If you are bitten or scratched by a dog or other animal while travelling, immediately wash the wound with soap and clean water and see a health care professional. In this destination, rabies treatment may be limited or may not be available, therefore you may need to return to Canada for treatment.
Before travel, discuss rabies vaccination with a health care professional. It may be recommended for travellers who are at high risk of exposure (e.g., occupational risk such as veterinarians and wildlife workers, children, adventure travellers and spelunkers, and others in close contact with animals).
Polio (poliomyelitis) is an infectious disease that can be prevented by vaccination. It is caused by poliovirus type 1, 2 or 3. Circulating vaccine-derived poliovirus 2 (cVDPV2) is present in this country.
Polio is spread from person to person and through contaminated food and water. Infection with the polio virus can cause paralysis and death in individuals of any age who are not immune.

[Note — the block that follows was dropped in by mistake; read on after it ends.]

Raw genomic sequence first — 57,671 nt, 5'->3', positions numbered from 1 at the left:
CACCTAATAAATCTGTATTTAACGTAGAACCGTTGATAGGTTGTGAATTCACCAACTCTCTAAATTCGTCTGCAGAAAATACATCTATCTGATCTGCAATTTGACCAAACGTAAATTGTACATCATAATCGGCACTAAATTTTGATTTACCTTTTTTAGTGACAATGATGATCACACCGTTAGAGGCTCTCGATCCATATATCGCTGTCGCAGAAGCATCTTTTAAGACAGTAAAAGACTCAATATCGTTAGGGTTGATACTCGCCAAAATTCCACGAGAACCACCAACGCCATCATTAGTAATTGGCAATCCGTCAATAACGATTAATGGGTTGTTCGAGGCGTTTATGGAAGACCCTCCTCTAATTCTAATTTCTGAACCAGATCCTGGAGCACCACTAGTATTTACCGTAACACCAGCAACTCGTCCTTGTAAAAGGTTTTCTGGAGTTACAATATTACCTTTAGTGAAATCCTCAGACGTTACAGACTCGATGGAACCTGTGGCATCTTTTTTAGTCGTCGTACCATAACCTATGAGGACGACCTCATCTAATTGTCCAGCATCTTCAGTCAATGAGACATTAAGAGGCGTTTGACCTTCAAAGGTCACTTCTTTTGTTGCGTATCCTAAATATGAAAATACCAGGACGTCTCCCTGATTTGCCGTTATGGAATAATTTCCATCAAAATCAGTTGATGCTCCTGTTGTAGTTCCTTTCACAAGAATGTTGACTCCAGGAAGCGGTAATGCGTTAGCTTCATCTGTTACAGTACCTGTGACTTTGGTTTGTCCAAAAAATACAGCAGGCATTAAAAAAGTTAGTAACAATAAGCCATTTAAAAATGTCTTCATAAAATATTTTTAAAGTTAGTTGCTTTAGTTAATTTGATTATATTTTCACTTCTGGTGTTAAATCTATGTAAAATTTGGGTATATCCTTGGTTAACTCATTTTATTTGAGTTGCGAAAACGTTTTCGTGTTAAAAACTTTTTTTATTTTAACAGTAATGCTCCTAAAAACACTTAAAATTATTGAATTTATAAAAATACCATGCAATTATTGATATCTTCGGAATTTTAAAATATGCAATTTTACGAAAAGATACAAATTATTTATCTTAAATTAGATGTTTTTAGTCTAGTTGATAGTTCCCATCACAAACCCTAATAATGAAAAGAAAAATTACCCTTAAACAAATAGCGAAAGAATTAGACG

Safe food and water precautions
Many illnesses can be caused by eating food or drinking beverages contaminated by bacteria, parasites, toxins, or viruses, or by swimming or bathing in contaminated water.
- Learn more about food and water precautions to take to avoid getting sick by visiting our eat and drink safely abroad page. Remember: Boil it, cook it, peel it, or leave it!
- Avoid getting water into your eyes, mouth or nose when swimming or participating in activities in freshwater (streams, canals, lakes), particularly after flooding or heavy rain. Water may look clean but could still be polluted or contaminated.
- Avoid inhaling or swallowing water while bathing, showering, or swimming in pools or hot tubs.
Travellers' diarrhea is the most common illness affecting travellers. It is spread from eating or drinking contaminated food or water.
Risk of developing travellers' diarrhea increases when travelling in regions with poor standards of hygiene and sanitation. Practise safe food and water precautions.
The most important treatment for travellers' diarrhea is rehydration (drinking lots of fluids). Carry oral rehydration salts when travelling.
Typhoid is a bacterial infection spread by contaminated food or water. Risk is higher among children, travellers going to rural areas, travellers visiting friends and relatives or those travelling for a long period of time.